HIS picture was exhibited in the Salon of 1849, and is the first in point of time of the great works of Courbet. It was also the first really to attract the attention of the public. ” Yesterday,” wrote Champfleury, ” nobody knew his name. To-day it is in every mouth. It is long since there has been such an immediate success. Last year I was the only man to mention his name and his quality.
Therefore I may be permitted to scourge the indolence of those critics who only concern themselves with men of established reputations, and neglect the young men of strength and courage who are destined to take their places, and perhaps to make better use of them. . .” There were still very many of the critics who did not share Champfleury’s enthusiasm. Among other serious defects in the eyes of its contemporaries, the picture was found lacking in subject, as the word was at that time interpreted. “It is a five-foot canvas representing a genre scene,” said F. de Lagenevais in the ” Revue des Deux Mondes.” M. Ingres regretted that he could discover neither drawing nor composition in a picture of such rare talent. Delacroix was hardly less reserved in his admiration. Gautier, who was usually so indulgent towards anything that showed a new spirit, did his utmost to praise Courbet, but he did not understand poetry except it were set in noble form and rare colour.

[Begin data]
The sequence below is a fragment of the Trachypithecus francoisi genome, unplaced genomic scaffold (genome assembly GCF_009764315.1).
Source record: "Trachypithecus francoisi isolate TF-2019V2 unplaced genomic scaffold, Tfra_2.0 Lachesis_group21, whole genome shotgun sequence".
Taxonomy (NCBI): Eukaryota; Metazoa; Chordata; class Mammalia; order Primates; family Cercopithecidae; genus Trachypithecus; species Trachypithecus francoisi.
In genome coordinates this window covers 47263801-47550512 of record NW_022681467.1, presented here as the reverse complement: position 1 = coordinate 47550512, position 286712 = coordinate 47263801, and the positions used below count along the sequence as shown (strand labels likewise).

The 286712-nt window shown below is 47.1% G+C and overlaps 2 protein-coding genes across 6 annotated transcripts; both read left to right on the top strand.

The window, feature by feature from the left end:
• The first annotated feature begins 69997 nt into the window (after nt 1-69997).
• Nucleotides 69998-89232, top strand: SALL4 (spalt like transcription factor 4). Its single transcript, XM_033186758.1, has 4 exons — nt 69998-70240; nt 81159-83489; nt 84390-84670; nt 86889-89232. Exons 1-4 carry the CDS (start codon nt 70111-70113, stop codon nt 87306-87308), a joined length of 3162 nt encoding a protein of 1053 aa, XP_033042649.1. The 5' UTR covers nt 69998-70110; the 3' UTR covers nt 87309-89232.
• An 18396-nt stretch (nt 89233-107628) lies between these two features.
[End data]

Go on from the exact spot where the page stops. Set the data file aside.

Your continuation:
Courbet’s programme was a very different matter. Round the table at Ornans he grouped certain of his intimates. His father is sitting sleeping; Adolphe Marlet is lighting his pipe with a glowing coal; the bulldog is sleeping under his chair, and the artist himself is listening dreamily to Promayet, the musician, playing his violin in the semi-darkness.
In their inability to feel that everyday life contains mightier and saner poetry than fabulous and historical scenes, Courbet’s contemporaries no doubt drove him to emphasize his note in order to gain a better understanding. They are partly responsible for the deliberate triviality which he at times was apt to blazon forth in his effort to rejuvenate art, and give it, as Z. Astruc said, a natural and sweet simplicity. Courbet was given a second-class medal for ” L’Après-Diner.” It was bought for 1,500 francs by the State and sent to the Lille Museum. The dark backgrounds, so much affected by Courbet at his time, have been blackened by time.